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Going the Distance in the PresenTense

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andy running

I have written about running a few times before (The Last Run Down the Lake, Runner's high and 4:23:12) because running has changed my life. It has become more than a hobby and piece of my identity. For me, being a runner is about taking steps to get farther and faster in life. The blood, sweat and tears I put into the sport push me to accomplish more in my day-to-day life. However, this fall I will be running not just to change my life, but the lives of others. 

I am running the Chicago Marathon on Oct. 13 to benefit an amazing organization called PresenTense. That is 26.2 miles through the streets of my kind of town, sweet home Chicago! PresenTense is where community and entrepreneurship meet. It is a global enterprise equipping passionate people to address communal challenges in the present tense. They have a presence in 10 cities across the U.S., Israel and Russia, including my former home, Chicago, and my current home, Washington, D.C.

I want to also add that throughout my training, though I am not an official team member, I will be thinking of my friends on Team JUF that are out there running to raise money and awareness for the Jewish United Fund/Jewish Federation of Metropolitan Chicago. JUF is one of the largest not-for-profit social welfare institutions in Illinois and the central address of Chicago's Jewish community. I plan to donate to Team JUF (and I hope you will too).

As far as PresenTense goes, while working at The Jewish Federation of Greater Washington, I coordinated the launch of the DC PresenTense Fellowship in 2012 and I train new fellows as a PresenTense Social Start Trainer. I have experienced firsthand how PresenTense programs empower individuals with new ideas for social change to make a difference in their local communities. PresenTense invests in people: innovators, entrepreneurs, community leaders, educators, and thinkers. They support and are supported by hundreds of volunteers and community members around the world, and they rely on donations to make those investments possible.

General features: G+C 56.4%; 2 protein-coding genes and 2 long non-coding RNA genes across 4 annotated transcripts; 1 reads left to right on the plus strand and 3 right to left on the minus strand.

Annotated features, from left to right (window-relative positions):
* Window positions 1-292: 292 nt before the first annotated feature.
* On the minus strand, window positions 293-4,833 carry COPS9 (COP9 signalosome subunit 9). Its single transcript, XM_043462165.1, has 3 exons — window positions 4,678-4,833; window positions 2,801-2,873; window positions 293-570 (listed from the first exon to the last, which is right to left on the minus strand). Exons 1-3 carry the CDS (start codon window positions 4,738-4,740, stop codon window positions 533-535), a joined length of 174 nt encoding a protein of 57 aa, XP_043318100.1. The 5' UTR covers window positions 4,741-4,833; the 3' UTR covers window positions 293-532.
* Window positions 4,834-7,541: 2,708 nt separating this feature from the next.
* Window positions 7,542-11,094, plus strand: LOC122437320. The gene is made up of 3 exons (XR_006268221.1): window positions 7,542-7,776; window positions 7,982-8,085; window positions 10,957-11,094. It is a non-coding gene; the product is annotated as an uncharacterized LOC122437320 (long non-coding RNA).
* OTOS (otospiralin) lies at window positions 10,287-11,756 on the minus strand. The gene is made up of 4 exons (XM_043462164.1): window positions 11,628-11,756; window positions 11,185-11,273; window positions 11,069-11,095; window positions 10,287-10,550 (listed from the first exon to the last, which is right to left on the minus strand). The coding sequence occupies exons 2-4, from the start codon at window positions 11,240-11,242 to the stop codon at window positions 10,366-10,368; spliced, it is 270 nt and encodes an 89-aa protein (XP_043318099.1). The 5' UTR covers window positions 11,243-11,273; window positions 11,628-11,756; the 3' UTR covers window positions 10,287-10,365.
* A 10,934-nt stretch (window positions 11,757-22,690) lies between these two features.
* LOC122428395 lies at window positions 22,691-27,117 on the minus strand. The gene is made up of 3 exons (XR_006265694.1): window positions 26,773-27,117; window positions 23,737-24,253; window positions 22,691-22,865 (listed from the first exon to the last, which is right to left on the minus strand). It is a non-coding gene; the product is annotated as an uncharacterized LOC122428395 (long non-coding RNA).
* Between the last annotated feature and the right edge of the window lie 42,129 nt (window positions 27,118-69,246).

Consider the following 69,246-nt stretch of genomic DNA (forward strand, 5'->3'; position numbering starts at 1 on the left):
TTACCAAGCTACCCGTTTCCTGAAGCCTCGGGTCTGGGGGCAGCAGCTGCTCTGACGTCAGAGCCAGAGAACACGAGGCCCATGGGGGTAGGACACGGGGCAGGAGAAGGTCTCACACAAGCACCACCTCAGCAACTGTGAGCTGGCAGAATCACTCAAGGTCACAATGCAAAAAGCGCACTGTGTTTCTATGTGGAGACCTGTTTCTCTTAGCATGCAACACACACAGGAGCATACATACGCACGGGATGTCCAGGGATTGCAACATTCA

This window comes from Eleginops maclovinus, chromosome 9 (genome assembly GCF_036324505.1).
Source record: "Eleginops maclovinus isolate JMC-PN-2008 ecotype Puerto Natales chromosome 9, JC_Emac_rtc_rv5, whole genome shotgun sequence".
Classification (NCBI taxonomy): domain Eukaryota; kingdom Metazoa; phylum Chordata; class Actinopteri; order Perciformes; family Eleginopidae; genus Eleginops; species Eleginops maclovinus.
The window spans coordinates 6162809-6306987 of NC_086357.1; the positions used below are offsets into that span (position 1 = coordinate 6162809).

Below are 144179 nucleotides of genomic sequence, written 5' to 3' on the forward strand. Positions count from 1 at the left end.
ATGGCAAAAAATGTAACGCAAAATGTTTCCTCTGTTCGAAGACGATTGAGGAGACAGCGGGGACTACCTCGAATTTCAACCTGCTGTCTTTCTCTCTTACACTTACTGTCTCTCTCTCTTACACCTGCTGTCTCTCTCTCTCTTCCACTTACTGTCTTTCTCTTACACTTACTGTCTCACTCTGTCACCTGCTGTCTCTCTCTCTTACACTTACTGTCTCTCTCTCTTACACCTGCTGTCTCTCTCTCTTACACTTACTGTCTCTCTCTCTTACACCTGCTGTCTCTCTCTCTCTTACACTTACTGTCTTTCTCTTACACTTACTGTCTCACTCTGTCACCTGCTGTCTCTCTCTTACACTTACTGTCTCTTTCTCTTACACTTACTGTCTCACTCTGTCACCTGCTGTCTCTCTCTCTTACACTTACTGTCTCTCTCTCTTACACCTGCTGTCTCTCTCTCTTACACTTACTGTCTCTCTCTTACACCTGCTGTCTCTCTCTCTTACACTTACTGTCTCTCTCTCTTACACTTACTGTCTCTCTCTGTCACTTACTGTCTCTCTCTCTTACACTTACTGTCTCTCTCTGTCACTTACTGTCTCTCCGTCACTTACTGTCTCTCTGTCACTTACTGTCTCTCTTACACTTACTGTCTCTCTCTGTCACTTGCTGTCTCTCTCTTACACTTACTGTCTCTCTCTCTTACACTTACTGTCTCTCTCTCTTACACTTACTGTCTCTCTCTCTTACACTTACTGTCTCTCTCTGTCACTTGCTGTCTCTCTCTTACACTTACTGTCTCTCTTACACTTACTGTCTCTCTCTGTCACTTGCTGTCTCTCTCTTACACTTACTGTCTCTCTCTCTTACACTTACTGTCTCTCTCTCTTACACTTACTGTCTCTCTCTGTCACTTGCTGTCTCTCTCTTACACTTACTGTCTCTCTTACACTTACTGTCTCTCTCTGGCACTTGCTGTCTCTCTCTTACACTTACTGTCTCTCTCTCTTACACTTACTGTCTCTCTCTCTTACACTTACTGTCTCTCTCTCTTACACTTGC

Over 400 innovators with ventures that benefit their local communities have been a part of a PresenTense fellowship.For example, Jill Zenoff of The Gan Project was a PresenTense fellow in 2012, providing a source for sustainable agriculture in Chicago. Elizabeth Weingarten from Washington, D.C. launched Tribelle in 2013 to help female Israeli artisans gain access to a broader market for selling their jewelry. Other projects have involved improving religious school education and sending underprivileged communities used sports equipment for school athletic programs, just to name a few.

When you visit www.100reasonstowin.com/marathon you can find a place to donate and learn more about helping to spread awareness for my race and other ways to help the organization.

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